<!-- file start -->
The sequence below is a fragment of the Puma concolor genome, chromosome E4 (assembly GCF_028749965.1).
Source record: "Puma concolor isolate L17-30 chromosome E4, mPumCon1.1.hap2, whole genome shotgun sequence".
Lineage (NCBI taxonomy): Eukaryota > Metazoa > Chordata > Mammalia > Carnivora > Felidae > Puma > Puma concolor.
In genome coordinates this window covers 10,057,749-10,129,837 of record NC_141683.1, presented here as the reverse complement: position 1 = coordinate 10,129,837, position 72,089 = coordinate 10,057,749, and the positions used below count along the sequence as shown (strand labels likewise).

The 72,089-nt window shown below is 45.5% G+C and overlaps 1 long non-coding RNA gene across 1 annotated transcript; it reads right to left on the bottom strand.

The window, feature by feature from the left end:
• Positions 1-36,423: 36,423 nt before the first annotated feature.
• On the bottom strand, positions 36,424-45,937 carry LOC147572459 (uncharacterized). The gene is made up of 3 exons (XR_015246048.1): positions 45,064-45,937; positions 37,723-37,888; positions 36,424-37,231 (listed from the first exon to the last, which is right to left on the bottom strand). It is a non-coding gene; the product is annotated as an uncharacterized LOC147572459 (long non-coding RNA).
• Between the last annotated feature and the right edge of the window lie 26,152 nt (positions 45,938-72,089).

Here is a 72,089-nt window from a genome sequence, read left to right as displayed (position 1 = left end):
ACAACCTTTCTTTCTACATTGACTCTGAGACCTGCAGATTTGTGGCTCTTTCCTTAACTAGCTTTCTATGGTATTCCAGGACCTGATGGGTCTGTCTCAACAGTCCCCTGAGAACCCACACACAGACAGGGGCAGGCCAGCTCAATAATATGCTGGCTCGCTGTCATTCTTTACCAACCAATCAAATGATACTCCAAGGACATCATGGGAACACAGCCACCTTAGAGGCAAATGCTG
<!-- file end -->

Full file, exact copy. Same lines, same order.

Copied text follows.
The sequence below is a fragment of the Puma concolor genome, chromosome E4 (assembly GCF_028749965.1).
Source record: "Puma concolor isolate L17-30 chromosome E4, mPumCon1.1.hap2, whole genome shotgun sequence".
Lineage (NCBI taxonomy): Eukaryota > Metazoa > Chordata > Mammalia > Carnivora > Felidae > Puma > Puma concolor.
In genome coordinates this window covers 10,057,749-10,129,837 of record NC_141683.1, presented here as the reverse complement: position 1 = coordinate 10,129,837, position 72,089 = coordinate 10,057,749, and the positions used below count along the sequence as shown (strand labels likewise).

The 72,089-nt window shown below is 45.5% G+C and overlaps 1 long non-coding RNA gene across 1 annotated transcript; it reads right to left on the bottom strand.

The window, feature by feature from the left end:
• Positions 1-36,423: 36,423 nt before the first annotated feature.
• On the bottom strand, positions 36,424-45,937 carry LOC147572459 (uncharacterized). The gene is made up of 3 exons (XR_015246048.1): positions 45,064-45,937; positions 37,723-37,888; positions 36,424-37,231 (listed from the first exon to the last, which is right to left on the bottom strand). It is a non-coding gene; the product is annotated as an uncharacterized LOC147572459 (long non-coding RNA).
• Between the last annotated feature and the right edge of the window lie 26,152 nt (positions 45,938-72,089).

Here is a 72,089-nt window from a genome sequence, read left to right as displayed (position 1 = left end):
ACAACCTTTCTTTCTACATTGACTCTGAGACCTGCAGATTTGTGGCTCTTTCCTTAACTAGCTTTCTATGGTATTCCAGGACCTGATGGGTCTGTCTCAACAGTCCCCTGAGAACCCACACACAGACAGGGGCAGGCCAGCTCAATAATATGCTGGCTCGCTGTCATTCTTTACCAACCAATCAAATGATACTCCAAGGACATCATGGGAACACAGCCACCTTAGAGGCAAATGCTG